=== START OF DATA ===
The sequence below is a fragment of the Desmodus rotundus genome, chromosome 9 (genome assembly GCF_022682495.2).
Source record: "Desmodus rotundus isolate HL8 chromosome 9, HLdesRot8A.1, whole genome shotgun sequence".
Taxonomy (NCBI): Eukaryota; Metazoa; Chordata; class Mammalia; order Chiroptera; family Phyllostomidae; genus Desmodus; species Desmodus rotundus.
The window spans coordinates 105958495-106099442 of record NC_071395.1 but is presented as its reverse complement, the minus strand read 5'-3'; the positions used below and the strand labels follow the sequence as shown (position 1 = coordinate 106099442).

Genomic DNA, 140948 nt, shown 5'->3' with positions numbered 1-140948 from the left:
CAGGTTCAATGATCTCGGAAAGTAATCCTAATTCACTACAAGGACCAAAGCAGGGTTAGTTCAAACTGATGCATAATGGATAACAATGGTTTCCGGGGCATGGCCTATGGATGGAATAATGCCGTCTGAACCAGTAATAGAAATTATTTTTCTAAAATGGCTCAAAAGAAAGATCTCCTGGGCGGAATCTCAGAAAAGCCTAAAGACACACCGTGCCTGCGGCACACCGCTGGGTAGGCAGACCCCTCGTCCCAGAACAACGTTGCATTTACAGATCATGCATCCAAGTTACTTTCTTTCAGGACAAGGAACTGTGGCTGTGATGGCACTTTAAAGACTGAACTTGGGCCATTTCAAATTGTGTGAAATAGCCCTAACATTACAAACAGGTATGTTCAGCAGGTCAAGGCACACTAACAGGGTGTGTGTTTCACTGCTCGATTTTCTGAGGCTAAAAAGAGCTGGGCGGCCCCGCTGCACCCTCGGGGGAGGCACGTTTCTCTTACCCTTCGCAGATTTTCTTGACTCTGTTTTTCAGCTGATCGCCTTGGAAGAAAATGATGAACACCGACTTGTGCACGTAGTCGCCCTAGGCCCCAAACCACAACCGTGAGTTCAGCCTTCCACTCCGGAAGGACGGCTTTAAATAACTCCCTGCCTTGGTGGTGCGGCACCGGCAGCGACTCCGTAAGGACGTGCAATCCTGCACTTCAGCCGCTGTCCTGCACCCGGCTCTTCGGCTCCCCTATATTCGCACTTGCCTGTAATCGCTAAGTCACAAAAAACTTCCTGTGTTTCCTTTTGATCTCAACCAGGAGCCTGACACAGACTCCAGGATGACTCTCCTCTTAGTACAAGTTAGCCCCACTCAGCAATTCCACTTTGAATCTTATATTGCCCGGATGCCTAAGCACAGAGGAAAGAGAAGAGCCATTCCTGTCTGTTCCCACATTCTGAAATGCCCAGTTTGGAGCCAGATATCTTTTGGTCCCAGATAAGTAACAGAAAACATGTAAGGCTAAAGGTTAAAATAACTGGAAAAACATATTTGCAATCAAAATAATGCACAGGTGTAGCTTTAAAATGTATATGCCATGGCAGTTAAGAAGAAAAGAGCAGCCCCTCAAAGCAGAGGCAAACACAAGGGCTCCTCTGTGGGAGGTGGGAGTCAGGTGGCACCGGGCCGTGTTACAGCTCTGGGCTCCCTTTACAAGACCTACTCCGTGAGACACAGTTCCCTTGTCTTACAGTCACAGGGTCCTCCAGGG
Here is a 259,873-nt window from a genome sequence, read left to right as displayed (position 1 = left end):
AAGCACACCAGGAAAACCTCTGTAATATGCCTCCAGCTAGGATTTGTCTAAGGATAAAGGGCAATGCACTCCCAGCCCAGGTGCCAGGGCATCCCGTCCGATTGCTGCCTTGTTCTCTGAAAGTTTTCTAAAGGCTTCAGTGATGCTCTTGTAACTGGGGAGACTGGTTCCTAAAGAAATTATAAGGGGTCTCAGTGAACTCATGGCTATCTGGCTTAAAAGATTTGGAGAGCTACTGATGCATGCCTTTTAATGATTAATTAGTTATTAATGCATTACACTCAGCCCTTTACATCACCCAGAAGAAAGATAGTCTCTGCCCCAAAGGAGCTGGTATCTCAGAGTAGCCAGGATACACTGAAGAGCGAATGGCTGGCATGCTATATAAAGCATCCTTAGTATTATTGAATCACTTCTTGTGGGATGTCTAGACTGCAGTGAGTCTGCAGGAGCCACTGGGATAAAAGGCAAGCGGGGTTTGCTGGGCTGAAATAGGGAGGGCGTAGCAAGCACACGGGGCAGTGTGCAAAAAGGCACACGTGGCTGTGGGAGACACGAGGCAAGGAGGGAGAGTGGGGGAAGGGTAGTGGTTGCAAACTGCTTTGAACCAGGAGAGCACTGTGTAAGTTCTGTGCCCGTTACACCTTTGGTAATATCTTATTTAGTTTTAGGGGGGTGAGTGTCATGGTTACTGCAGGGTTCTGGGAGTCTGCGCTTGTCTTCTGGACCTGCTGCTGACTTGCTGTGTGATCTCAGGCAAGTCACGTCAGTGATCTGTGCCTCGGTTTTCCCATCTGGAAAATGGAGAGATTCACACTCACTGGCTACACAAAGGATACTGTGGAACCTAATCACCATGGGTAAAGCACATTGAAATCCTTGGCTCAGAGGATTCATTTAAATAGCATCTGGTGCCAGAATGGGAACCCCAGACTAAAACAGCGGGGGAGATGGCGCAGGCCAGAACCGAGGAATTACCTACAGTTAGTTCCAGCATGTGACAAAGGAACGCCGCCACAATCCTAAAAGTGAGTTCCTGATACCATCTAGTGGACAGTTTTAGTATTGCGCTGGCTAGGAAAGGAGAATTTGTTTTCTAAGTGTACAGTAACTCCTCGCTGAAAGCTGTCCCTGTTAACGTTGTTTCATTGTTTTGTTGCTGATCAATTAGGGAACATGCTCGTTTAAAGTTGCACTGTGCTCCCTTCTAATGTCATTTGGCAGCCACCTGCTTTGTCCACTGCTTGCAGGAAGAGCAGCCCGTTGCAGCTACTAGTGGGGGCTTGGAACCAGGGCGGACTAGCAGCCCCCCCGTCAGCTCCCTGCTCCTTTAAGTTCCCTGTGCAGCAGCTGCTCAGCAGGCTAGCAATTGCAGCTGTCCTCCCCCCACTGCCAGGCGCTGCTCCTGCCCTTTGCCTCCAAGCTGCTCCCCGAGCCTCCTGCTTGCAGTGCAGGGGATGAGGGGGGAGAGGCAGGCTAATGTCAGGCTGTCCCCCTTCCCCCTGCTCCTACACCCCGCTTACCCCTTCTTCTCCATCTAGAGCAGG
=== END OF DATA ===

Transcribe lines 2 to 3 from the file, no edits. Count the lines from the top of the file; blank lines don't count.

Source record: "Desmodus rotundus isolate HL8 chromosome 9, HLdesRot8A.1, whole genome shotgun sequence".
Taxonomy (NCBI): Eukaryota; Metazoa; Chordata; class Mammalia; order Chiroptera; family Phyllostomidae; genus Desmodus; species Desmodus rotundus.